We were invited to share in #1 Nephew's high school graduation celebration which happened this past weekend. He attended and graduated from the same school district as both his parents, uncles and paternal grandmother. He was following family tradition.
They had all the pomp and circumstance of a high school graduation ceremony. There was the traditional march in of the graduates, the speakers, class video and presentation of diplomas. There were the necessary tears as the family flowers were presented. The receiving line also had the tossing of the mortar boards.
The preceding evening was his reception. He has a maternal cousin who graduated in the same class so they had a combined celebration. He displayed his many awards, the medal board his dad had made for him and pictures. He guest book was actually a poster that everyone could sign. That was actually a clever idea. His citizenship award is very impressive and is his high school hall-of-fame award. He followed in the tradition of this parents who were hall-of-fame award winners as well back in their high school days. Great-grandmother Helen would have said "he comes from good stock."
#1 Nephew was also kind enough to allow his cousin to invite her college roommate along for the celebration.. Now Miss Zhen is from a small town (500,000) in China. She is attending UNK on the 1-2-1 program in conjunction with a university in her city. She attends college for her first and final years in her homeland while attending the middle years here at UNK.
Miss Zhen attended her first high school graduation reception and ceremony. She explained they don't graduate from school. They take examinations and are done with what we would consider high school. She gave up more traditional travel opportunities at the end of the current semester, such as traveling to a large American City, to see how our family celebrates graduation in rural Nebraska.
Besides the graduation, she was thrilled to actually see the place highlighted on the Nebraska state quarter. She has a coin collection she began when she found out the state quarters represented each of the 50 states. We took her out to Chimney Rock both during the day to the visitor center and in the evening to see it lit up. The evening visit she described as "just beautiful." And I will admit, it is impressive at night and on Saturday evening, a lone star on the horizon added to the moment.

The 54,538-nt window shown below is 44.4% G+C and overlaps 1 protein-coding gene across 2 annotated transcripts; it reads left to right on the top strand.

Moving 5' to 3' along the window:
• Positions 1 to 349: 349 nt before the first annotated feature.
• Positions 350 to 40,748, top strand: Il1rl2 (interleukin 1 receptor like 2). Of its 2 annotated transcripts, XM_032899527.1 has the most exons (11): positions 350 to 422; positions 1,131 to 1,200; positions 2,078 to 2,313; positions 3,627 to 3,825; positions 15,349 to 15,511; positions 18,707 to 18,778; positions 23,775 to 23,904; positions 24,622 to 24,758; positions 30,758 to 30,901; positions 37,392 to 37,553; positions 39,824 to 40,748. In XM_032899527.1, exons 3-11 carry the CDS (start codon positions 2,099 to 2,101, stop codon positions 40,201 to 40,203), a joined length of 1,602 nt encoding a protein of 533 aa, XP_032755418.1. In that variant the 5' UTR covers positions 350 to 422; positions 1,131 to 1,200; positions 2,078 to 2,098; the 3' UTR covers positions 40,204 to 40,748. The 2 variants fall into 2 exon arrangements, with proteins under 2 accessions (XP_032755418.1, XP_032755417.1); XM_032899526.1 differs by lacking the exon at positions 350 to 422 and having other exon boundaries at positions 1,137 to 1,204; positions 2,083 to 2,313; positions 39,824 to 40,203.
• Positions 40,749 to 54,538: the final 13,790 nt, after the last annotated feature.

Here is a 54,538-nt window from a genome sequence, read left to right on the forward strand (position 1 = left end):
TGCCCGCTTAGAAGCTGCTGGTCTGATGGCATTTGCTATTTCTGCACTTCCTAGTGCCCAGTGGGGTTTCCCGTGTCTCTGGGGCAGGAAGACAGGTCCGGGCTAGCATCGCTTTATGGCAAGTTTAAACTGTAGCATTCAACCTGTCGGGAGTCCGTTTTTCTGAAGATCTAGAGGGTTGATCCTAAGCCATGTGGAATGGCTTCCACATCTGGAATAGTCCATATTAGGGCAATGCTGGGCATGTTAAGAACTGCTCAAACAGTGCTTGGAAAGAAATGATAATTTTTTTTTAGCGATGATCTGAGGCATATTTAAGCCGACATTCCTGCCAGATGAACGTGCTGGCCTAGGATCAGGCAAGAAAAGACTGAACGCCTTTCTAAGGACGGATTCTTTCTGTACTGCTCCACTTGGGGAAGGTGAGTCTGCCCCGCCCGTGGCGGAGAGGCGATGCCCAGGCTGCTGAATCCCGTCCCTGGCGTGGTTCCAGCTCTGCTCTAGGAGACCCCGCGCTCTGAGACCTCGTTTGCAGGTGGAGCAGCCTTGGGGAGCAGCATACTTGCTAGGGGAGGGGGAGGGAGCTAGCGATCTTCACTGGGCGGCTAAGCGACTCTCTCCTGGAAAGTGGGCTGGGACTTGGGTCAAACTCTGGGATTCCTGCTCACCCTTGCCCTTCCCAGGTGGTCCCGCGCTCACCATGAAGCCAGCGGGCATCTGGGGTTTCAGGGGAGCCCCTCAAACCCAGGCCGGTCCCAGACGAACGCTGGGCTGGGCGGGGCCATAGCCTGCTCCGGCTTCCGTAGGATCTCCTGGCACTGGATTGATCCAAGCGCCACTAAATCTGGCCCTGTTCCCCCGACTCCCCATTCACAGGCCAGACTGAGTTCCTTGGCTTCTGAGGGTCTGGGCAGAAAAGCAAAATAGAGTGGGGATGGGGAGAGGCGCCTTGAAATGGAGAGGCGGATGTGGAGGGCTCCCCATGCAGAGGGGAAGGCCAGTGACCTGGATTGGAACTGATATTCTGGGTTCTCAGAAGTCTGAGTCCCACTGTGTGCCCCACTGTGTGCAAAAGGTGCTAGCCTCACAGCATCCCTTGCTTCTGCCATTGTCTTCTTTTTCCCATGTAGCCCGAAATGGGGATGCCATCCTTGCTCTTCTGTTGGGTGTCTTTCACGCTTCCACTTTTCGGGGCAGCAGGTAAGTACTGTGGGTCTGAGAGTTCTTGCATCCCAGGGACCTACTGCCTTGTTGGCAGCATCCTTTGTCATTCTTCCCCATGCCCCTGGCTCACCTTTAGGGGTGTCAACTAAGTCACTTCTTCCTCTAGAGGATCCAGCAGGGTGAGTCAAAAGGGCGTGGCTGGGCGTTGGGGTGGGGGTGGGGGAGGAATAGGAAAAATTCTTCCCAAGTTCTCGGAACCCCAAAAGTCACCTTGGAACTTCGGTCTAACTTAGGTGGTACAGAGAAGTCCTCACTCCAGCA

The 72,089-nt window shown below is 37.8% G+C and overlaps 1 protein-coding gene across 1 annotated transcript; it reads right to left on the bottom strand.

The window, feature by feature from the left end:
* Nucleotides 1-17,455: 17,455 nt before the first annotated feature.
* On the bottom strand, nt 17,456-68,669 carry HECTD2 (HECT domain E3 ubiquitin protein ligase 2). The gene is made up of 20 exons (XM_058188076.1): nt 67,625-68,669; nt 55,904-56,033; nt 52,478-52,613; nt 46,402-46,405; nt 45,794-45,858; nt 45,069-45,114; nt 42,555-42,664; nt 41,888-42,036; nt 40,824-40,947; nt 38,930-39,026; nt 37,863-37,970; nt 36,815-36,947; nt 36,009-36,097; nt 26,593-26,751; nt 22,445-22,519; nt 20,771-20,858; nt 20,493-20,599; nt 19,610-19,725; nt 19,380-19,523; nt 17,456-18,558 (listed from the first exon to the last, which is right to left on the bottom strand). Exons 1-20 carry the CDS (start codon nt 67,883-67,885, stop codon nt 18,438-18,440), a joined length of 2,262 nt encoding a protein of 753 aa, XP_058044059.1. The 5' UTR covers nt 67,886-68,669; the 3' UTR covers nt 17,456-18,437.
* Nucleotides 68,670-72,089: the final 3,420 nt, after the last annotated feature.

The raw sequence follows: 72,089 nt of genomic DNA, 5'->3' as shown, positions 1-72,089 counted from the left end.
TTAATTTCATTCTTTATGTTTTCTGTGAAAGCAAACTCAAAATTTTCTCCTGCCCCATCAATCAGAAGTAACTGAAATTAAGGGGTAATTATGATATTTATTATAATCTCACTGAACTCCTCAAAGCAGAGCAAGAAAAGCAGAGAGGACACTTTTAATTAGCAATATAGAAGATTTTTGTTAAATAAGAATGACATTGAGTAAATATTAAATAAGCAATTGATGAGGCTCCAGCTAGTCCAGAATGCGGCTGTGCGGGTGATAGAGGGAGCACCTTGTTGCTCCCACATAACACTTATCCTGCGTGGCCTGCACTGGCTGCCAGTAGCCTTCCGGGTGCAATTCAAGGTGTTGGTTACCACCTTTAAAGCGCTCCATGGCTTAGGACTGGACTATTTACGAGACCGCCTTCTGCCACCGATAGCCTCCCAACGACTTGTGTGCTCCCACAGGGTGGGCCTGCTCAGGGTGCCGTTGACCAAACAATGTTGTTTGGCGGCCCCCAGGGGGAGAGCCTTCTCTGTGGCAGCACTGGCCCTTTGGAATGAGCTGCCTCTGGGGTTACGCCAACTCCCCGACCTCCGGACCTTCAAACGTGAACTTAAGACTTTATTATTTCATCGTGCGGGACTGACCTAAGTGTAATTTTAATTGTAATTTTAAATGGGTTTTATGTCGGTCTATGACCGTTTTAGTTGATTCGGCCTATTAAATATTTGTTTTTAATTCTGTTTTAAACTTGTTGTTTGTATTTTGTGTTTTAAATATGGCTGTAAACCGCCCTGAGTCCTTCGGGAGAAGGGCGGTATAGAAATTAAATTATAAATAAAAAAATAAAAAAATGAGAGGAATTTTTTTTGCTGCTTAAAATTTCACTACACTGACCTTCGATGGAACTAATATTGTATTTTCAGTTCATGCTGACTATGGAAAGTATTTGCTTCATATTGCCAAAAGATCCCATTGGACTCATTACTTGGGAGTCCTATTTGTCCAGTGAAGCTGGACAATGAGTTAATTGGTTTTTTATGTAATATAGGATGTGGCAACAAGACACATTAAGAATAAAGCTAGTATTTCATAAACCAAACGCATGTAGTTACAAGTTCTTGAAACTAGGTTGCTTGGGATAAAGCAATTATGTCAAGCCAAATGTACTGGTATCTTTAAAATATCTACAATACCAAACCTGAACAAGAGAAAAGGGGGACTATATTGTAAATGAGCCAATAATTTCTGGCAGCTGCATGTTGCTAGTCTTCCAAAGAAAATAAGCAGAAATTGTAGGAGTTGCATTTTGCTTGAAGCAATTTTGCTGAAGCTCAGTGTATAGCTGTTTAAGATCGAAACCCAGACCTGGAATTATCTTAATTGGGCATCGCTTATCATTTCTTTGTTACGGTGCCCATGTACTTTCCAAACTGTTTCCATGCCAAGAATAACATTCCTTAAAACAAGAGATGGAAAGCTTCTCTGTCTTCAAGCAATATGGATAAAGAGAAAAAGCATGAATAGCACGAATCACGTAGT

She was fascinated with the Native American historic items as well. I made certain to get a Nebraska Historic passport and got her a Chimney Rock stamp. We encouraged her to go to the Archway and Ft. Kearny before she leaves to add to the stamp collection. She also thought it was great to see 'open' spaces. While we wanted to take a wagon trail ride out to the Rock, the 'spring' weather did not cooperate as it would have been too darned cold. Pioneers we aren't.
We also stopped at Cabela's in Sidney on the way back across the Nebraska by-ways. One of my 'tradition' has been to sit the girls down in front of the elk statue and take photos. As my own kids will attest, they have not been entirely thrilled over the years when I have made them get a photo taken there. One or the other was usually in a humor but for some reason... hmmm... they were both very eager to share this 'tradition' with Miss Zhen.
Miss Zhen was very respectful and curious about our traditions. On Saturday, the proud grandparent of our newest graduate held a celebration dinner and she wanted to know where to sit at the table. She explained they had traditions to sit in specific places at dinner. We aren't traditional in that respect but it was very interesting to learn an aspect of her traditions as well.
We are just folks from the heartland of the country, we had a traditional celebration weekend which we shared with our new friend from China. We enjoyed the weekend and learned many things. By all accounts, Miss Zhen enjoyed learning about our traditions as well. We are grateful our younger daughter gave all of us the opportunity to meet and get to know her friend.